Sweeping redevelopment plans for the Inner Harbor — including a $900 million multiplex for a new arena, hotel and expanded convention center, waterfront attractions and a new look for Rash Field — were unveiled Wednesday by the Greater Baltimore Committee.
The plans are designed to rejuvenate the area around Harborplace, one of the city’s top tourist attractions, which is 31 years old in July, said Donald C. Fry, president and CEO of the GBC.
“It brings light. It brings vitality,” Fry said. “We believe it is the next generation of the Inner Harbor experience.”
The plans call for:
-Demolishing the Sheraton Inner Harbor Hotel and its adjoining parking garage to make way for a towering new 500-room hotel and an 18,500-seat arena located at the corner of Conway and Charles streets.
Both would cost a total of $500 million and would be privately funded by Willard Hackerman, a developer and owner of Whiting-Turner Contracting Co., which built Harborplace in the late 1970s. Hackerman currently owns the Sheraton and his company would construct the new hotel-arena complex.
-Demolishing the east wing of the Baltimore Convention Center, to be replaced by an expanded facility of 760,000 square feet, more than twice the size of the existing convention center.
The expansion is estimated to cost $400 million and could be paid for in part by state general obligation bonds. Fry said Gov. Martin O’Malley and Mayor Stephanie Rawlings-Blake will ask the Maryland Stadium Authority to conduct a feasibility study — due at the end of the year — on expanding the convention center,
-Converting Rash Field into a “world-class waterfront park” by adding banks of trees, recreational options such as a band shell and beach volleyball pits, open space and walking trails that could include a pedestrian footbridge spanning the Inner Harbor waters and linking Rash Field to Pier 5.
-Creating a flashy water and light show in front of the World Trade Center, Harborplace and the Maryland Science Center, similar to shows at Epcot Center in Orlando and the Bellagio Hotel in Las Vegas.
The show would feature LED lights, lasers and multi-story video projections on buildings for a “wow” factor, Fry said.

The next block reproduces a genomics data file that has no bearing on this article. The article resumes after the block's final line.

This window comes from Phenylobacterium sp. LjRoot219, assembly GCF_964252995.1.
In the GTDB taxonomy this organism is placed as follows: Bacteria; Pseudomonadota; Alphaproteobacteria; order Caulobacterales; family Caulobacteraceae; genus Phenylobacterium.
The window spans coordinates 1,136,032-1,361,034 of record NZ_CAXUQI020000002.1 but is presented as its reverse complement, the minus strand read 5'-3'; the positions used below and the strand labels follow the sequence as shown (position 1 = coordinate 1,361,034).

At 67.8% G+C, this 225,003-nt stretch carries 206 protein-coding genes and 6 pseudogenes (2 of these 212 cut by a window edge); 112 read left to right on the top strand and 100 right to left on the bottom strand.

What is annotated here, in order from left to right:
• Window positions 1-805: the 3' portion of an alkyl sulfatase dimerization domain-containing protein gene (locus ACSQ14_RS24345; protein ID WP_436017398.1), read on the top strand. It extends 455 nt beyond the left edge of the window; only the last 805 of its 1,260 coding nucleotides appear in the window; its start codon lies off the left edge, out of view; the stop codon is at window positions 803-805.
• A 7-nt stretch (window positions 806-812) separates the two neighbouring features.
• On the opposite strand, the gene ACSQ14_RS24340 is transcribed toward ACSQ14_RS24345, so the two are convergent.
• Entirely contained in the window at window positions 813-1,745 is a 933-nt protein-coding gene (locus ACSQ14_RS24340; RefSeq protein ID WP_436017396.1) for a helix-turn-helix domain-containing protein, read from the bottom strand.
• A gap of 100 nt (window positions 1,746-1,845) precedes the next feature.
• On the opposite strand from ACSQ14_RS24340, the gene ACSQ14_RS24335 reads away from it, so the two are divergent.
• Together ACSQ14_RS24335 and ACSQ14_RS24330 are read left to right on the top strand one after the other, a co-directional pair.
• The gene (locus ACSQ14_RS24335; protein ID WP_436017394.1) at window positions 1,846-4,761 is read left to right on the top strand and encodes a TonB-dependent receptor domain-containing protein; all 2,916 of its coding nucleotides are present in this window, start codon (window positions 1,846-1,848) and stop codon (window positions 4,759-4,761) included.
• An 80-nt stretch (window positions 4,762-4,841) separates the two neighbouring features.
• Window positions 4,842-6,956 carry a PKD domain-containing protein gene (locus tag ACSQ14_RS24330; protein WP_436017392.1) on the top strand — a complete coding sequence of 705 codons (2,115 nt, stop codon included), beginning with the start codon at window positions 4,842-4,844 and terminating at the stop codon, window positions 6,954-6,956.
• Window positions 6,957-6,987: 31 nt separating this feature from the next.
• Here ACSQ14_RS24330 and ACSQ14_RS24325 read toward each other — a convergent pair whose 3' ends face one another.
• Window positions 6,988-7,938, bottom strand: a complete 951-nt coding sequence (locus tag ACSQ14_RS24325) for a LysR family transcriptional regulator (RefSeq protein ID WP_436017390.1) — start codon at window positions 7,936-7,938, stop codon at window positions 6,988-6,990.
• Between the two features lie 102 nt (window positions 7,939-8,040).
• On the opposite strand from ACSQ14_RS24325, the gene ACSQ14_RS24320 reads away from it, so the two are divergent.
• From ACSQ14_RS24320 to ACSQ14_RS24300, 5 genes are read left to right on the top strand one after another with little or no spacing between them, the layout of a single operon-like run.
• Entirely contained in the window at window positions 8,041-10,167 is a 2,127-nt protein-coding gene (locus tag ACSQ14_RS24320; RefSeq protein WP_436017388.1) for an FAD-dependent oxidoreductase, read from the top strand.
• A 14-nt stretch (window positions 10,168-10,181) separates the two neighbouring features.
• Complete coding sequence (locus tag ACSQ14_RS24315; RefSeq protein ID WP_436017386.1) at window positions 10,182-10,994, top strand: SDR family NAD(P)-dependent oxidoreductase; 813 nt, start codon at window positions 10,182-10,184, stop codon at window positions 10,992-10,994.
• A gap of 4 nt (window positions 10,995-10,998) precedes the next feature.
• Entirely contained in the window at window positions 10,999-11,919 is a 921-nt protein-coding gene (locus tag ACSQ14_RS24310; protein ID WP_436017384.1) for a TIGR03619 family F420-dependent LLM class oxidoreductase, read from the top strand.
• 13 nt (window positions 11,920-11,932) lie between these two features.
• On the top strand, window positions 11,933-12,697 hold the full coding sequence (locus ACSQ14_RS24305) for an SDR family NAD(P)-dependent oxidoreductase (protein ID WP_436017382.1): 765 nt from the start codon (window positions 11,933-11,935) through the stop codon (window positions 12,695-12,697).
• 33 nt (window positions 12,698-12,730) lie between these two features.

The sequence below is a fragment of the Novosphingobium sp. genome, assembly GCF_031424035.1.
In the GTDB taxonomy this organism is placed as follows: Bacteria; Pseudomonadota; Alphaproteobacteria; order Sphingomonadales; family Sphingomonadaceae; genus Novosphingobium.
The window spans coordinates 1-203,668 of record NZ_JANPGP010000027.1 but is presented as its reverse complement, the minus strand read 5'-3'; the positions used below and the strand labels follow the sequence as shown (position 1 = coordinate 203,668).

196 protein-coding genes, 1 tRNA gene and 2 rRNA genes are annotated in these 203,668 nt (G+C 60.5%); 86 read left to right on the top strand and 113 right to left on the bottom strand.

The redevelopment plans have been in the works for a year, said Fry and Charles O. Monk II, chairman of the GBC board. They were presented Wednesday night at the annual meeting of the GBC at the Renaissance Harborplace Hotel before a crowd of about 850.
New venues, new events
Building a new arena has been debated in the city for years. The current structure is 50 years old and seats 14,000. A new structure would add 4,500 seats and connect the arena to the expanded convention center. Both structures will be surrounded by a glass bubble, giving off an iridescent glow at night.
“It would really be incredibly unique,” said Tom Noonan, president and CEO of Visit Baltimore, the city’s tourism agency.
Noonan said the new arena would attract more sporting events to the city, such as NCAA men’s and women’s basketball tournament games, hockey and indoor soccer. He also said the city could be a contender for a national political convention because of the space of the combined arena and convention center.
Other cities, such as Philadelphia, Boston, Washington and Nashville, Tenn., have expanded or are planning to expand their convention space, which has hurt bookings in Baltimore, Fry said.
Baltimore’s convention center is the oldest and smallest among the city’s convention competitors on the East Coast, Noonan said.
The current convention center has 313,000 square feet of exhibition and meeting space. In 1996, when an expansion was added, it was listed as the 28th largest convention facility in the U.S.—a figure that is now in the “low 70s,” Fry said.
In 2009, organizers of the Star Wars Celebration V rejected the city’s bid to host its event because the convention center didn’t have enough room. The four-day gathering could have attracted 35,000 visitors and filled 12,000 hotel room nights—a larger impact than any convention the city currently hosts.
A report by Watkins Research Group in Kansas City, Mo., examined how Baltimore’s tourism industry is perceived by event planners and convention organizers around the country. While accessibility and hotel accommodations were ranked high, the convention center ranked low for services and facilities in 2008 and 2010.
The expansion would increase the center’s size to 760,000 square feet. The space would be divided on four levels with the largest floor space on the lower level at 340,000 square feet. A 130,000-square-foot ballroom would be on the top level, Fry said.
An expansion of the convention center would also help update its appearance. The center has been in need of at least $20 million worth of renovation, said Convention Center Executive Director Peggy Daidakis.